Listening to headphones at home when relaxing, with constant temperature and healthy humidity, is the best for longevity.

    Dropping your headphones on the floor or squeezing them in your backpack puts strain on the physical structure. It can create small cracks and openings for dust and humidity to enter, which creates risk.

    Common sense applies here. Take good care of your headphones as if they were a sensitive piece of electronics. Because that’s what they are.

    How storage affects headphone lifespan?

    1MORE SonoFlow in the case

    Carefully storing headphones in the original box or on a headphone stand inside your home can prolong their life.

    Store earbuds in their carrying cases. You’ll charge their battery and protect them at the same time.

    Try to avoid the following:

    • Humid places where water can damage the electronics inside
    • Dusty storage, where small particles can enter the headphones and cause problems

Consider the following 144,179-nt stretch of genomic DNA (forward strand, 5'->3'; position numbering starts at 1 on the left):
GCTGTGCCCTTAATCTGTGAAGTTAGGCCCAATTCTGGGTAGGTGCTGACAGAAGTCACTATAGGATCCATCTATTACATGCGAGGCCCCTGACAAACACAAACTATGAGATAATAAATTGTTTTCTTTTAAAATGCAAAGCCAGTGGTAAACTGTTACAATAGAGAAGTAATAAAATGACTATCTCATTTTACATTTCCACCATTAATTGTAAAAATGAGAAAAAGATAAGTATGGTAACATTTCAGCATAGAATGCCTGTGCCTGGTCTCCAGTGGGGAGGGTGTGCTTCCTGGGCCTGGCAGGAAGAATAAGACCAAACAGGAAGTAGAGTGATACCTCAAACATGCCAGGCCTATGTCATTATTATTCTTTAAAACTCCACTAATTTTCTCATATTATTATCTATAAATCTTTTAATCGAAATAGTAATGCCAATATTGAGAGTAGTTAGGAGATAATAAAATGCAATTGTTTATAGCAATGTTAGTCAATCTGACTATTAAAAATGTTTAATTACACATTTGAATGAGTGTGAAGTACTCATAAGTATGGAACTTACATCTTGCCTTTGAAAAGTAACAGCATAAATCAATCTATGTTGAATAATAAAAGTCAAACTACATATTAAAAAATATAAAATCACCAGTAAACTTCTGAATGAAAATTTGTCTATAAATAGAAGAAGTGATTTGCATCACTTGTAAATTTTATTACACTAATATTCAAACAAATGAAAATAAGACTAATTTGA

• Places, where it’s more likely headphones get hit and damaged.

    You might like to show off your headphones on a wall shelve. But if you have kids and they accidentally pull them off, it will not end well.

    Do more expensive headphones last longer?

    More expensive headphones usually last longer because they use better-quality materials and better-designed electronics.

    But another reason expensive headphones last longer is that the most expensive headphones are wired. And wired headphones have a longer lifespan than wireless by the nature of technology.

    Common Causes of Headphone and Earbud Failure

    Wear and tear

    Parts of headphones naturally break due to use over time. These parts include earpads, eartips, headband cushioning, wires, connectors, control modules, and built-in buttons.

    Water and dust damage